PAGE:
Swarbrick talks football playoff, Orange Bowl, Irish independance and strength of schedule

Notre Dame Athletic Director Jack Swarbrick helped put together one of the most unprecedented events in college athletics history with the create a 4-team playoff for college football.

After helping to finish off the framework for the post-season late last month, Swarbrick rewarded himself with a vacation with his family.

Thursday morning--Swarbrick was back at work at Notre Dame and sat down with NewsCenter 16 Sports Director Jeff Jeffers to discuss a number of topics.

Earlier in the week, reports surfaced that Notre Dame was in talks with the ACC about the Irish being a potential opponent for ACC teams in the Orange Bowl.

"I think there's been a little bit of misunderstanding with all of that," Swarbrick explained.

The new playoff format will result in three major bowl games on New Year's Eve and three more on New Year's Day with two of those games serving as the National Semifinals. Three of the six games---the Rose (Big Ten/Pac12), Champions (Big 12/SEC) and Orange (ACC) Bowls will count as contract bowls with tie-ins to the major conferences. The other three games will be at large bowl games or the semifinal games, depending on the year.

With the ACC locked into the Orange Bowl, a procedure for an opponent needs to be figured out--Swarbrick explains.

"It's a collective decision," Swarbrick said. "It's been portrayed as a Notre Dame discussion or somebody else's discussion but it's much more a collective effort to structure something that has a solution for the other side of the Orange Bowl.

"So a lot of us are engaged in that," Swarbrick continued. "It isn't limited to Notre Dame. We're making progress but there's more work to be done."

Swarbrick is certainly very satisfied with results of the 4-team playoff and how it all played out. More so, he feels it continues to allow Notre Dame to exist in the manner it wants.

"As we've said throughout all of our consideration for this--whether it's post-season solutions or conferences relationships--it starts with the premise of football independence and continue to be comfortable with our ability to do that and proceed that way," Swarbrick explained.

"I always tell people it has little to do with football and everything to do with the University. Football is a way for us to promote Notre Dame and we are going to offer two compelling examples of that this year with Dublin and Chicago and out independence facilitates that and fosters that. That's why it's so important."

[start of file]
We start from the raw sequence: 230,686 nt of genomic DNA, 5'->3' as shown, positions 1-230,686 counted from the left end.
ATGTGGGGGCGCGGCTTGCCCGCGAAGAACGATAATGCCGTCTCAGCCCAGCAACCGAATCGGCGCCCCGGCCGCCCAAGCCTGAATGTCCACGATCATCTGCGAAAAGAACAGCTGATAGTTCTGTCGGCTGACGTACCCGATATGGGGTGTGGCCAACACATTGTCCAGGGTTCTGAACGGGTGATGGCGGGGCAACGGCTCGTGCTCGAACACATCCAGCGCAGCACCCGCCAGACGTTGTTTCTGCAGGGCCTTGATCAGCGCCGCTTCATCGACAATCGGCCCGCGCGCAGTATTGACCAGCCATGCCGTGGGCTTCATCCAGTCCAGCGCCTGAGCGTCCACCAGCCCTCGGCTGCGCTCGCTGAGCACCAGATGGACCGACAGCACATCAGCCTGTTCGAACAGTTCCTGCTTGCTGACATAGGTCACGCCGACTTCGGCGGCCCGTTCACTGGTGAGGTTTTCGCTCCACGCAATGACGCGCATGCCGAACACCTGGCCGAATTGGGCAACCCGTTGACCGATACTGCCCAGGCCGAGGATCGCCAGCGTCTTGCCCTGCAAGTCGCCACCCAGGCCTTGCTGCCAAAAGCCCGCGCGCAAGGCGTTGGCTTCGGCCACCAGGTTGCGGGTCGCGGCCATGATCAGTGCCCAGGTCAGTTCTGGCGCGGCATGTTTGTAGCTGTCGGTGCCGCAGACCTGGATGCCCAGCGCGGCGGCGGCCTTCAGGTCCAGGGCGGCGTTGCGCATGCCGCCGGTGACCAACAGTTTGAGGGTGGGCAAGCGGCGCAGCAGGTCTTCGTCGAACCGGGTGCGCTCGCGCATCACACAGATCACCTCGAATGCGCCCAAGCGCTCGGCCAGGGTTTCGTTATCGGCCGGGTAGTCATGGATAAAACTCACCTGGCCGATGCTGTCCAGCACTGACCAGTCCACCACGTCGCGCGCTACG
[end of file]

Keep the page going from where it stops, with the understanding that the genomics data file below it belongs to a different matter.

The game in Dublin is where the 2012 season begins for Notre Dame against Navy.

"I was very optimistic about this when we put it on the schedule and starting working on it but it has far exceeded my expectations," Swarbrick admitted. "The enthusiasm surrounding this is incredible."

He then offered some advise for potential procrastinators.

"If you're going, I hope you have a hotel room," Swarbrick said with a smile. "They are in short supply right now."

"The country's excited about it, our fans are excited about it. It's a great way to kick off the football season; it's a great way to celebrate Notre Dame."

And while the season will start in a great way, it may be one of the hardest to produce victories in recent memory. The Irish have the toughest schedule in the country with matchups against five potential top 15 teams.

"I'd fire the AD," Swarbrick said with a laugh when asked if he made the schedule too tough. "It's a tough one and we may have missed the balance point this year. We'll see--you never know how years will play out."

"The thing i would say to our fans is this is the flip side of being independent. if you're going to be independent, be prepared to take advantage of it and you better be prepared to if you can play with anyone in the country because if not you should.

Swarbrick says the Irish will continue to build tough schedules and the 4-team playoff, selection committee and new post-season format all play a factor.

"it's hard to give it weight but i think it will be very important," Swarbrick explained. "The focus of this effort from day one was about protecting the quality of regular season. "Regular season college football drives all other college athletics and its the best assets we have."

Swarbrick says the committee that created the 4-team playoff kept asking, how does this affect the regular season over and over again. He says making strength of schedule matter, will make the regular season matter all that much more.

"I think you will see it play a huge role in the future of scheduling in football," Swarbrick said.


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